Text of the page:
Your doctor will need to rule other causes out since there aren’t any direct tests for painful bladder syndrome. This involves a urinalysis, STI panels, cystoscopy, biopsy, and other tests. Do not panic if you are told by your doctor that your symptoms may be interstitial cystitis. Although it can be distressing, there are ways you can ease your symptoms and improve your quality of life. Here are ways you can manage interstitial cystitis.
How our bodies function can be affected by how we live. You may notice a decrease in your interstitial cystitis symptoms or even a reduction in pain by making some lifestyle changes. Smoking can cause irritation to the bladder and can worsen your symptoms.
You must also manage your stress levels. Stress can cause interstitial cystitis but it doesn’t necessarily cause it. Relaxation techniques can be incorporated into your daily routine and you should be aware of the time. Exercise is also important for managing interstitial cystitis.
To avoid unnecessary discomfort, you can take a pain reliever and lubricant before engaging in intimate relationships. To reduce flare-ups, take a hot bath and apply an ice pack. To avoid friction while sitting for prolonged periods of time, bring comfortable pillows. If you plan to travel or have intimate relationships, it is important to prepare.
There are many options for those suffering from chronic pain. Although you might not associate bladder problems with physical therapy there are certain exercises and measures that can help you relieve any muscle tenderness you may feel. Physical therapy can help relieve pain from your restricted connective tissue, and strengthen the pelvic floor muscles.
Kegels are a great way for you to have more control over your bladder and strengthen your muscles. Biofeedback can be used by a physical therapist to help you understand which muscles are being targeted. Although it may sound odd, physical therapists who are trained in painful bladder syndrome can be a great option to manage your symptoms.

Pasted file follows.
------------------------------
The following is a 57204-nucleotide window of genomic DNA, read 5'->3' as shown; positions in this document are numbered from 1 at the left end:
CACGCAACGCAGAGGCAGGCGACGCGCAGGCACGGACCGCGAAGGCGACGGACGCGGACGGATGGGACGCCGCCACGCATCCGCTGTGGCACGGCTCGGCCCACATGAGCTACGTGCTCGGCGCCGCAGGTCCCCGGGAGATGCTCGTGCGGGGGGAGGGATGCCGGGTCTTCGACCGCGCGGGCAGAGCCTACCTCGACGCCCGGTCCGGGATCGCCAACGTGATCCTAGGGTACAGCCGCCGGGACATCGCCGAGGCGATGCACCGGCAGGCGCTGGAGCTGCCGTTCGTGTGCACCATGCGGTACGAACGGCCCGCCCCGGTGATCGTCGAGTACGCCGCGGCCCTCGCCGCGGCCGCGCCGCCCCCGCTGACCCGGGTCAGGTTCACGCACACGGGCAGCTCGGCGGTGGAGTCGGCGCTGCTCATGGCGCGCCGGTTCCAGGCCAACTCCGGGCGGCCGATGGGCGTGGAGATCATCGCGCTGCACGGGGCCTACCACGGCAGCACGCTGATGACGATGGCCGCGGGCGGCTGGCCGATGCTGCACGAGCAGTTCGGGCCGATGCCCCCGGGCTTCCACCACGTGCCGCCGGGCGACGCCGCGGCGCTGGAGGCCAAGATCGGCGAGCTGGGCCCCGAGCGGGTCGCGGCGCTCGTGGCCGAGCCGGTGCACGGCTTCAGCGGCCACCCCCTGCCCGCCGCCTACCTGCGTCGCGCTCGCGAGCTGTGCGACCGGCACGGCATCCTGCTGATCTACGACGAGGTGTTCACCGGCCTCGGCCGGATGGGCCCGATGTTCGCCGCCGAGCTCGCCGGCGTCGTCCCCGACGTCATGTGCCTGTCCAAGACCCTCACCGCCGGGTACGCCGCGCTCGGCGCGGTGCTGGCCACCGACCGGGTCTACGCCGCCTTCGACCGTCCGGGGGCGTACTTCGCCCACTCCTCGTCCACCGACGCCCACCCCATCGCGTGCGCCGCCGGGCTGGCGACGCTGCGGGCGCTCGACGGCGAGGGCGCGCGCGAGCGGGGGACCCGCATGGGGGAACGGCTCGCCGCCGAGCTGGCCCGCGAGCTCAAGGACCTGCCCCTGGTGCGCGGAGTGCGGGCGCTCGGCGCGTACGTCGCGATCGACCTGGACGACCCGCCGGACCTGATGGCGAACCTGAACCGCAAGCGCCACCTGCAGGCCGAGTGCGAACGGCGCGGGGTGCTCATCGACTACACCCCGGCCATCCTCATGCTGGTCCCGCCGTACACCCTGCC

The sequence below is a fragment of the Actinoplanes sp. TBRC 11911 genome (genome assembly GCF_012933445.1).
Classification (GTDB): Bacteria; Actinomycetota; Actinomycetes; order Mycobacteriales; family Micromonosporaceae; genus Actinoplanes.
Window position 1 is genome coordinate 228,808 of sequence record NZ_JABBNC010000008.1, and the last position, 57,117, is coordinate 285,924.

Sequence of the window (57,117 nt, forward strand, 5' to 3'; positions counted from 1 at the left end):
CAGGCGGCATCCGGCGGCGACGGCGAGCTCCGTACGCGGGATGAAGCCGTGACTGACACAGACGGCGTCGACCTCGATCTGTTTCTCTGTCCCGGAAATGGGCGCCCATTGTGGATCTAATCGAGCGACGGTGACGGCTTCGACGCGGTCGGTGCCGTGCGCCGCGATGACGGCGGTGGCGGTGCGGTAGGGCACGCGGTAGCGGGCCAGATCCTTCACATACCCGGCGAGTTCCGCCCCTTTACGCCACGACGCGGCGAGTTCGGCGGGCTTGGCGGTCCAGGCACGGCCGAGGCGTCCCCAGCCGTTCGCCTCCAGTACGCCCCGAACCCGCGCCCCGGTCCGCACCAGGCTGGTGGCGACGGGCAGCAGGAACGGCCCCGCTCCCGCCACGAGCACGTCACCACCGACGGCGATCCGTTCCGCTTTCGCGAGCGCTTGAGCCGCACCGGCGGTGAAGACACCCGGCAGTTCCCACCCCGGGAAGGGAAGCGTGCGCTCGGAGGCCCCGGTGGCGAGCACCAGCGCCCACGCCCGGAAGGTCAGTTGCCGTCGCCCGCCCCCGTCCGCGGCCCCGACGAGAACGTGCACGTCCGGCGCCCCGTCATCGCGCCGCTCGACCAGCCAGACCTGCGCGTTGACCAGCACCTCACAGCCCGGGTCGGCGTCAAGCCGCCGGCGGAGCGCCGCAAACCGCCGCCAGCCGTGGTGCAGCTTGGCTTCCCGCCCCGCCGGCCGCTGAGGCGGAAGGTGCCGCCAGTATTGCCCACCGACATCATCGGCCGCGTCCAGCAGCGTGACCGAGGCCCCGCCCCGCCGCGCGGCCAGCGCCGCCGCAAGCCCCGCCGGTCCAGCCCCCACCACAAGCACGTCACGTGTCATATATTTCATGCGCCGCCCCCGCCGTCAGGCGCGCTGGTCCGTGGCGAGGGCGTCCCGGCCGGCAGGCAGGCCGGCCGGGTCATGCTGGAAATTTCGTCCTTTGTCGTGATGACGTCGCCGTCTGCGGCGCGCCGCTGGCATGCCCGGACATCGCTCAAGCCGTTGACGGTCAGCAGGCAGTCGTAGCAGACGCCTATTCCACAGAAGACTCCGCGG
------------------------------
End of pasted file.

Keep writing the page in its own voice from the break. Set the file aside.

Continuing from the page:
Some people also experience flare-ups, where the pain can escalate suddenly and dramatically. If you do not have a doctor’s approval, take the prescribed dose at the onset of your pain. You should only take prescribed pain relievers if your doctor has approved them.
To find the best pain relief, you can use cold packs or heating pads on your perineum. Keep hydrated, drink plenty of water and call your doctor immediately if you feel the pain getting too severe.
Your doctor may recommend oral medication if behavioral modification and physical therapy fail to reduce the symptoms of interstitial cystitis. There are several different types of interstitial cystitis medications that you can use. Your treatment plan will depend on how severe your condition is.
Nonsteroidal anti-inflammatory drugs – This includes over-the-counter medications that can be used to manage pain. These can be used to reduce the severity of mild symptoms. Talk to your doctor if you require stronger pain medication.
Tricyclic antidepressants can relax your bladder muscles and reduce pain by blocking certain neural pathways. Tricyclic antidepressants are able to improve pain and decrease frequent urination for those with IC.
Antihistamines – Certain antihistamines have positive effects on IC symptoms like lower frequency, reduced urgency, and greater ease.
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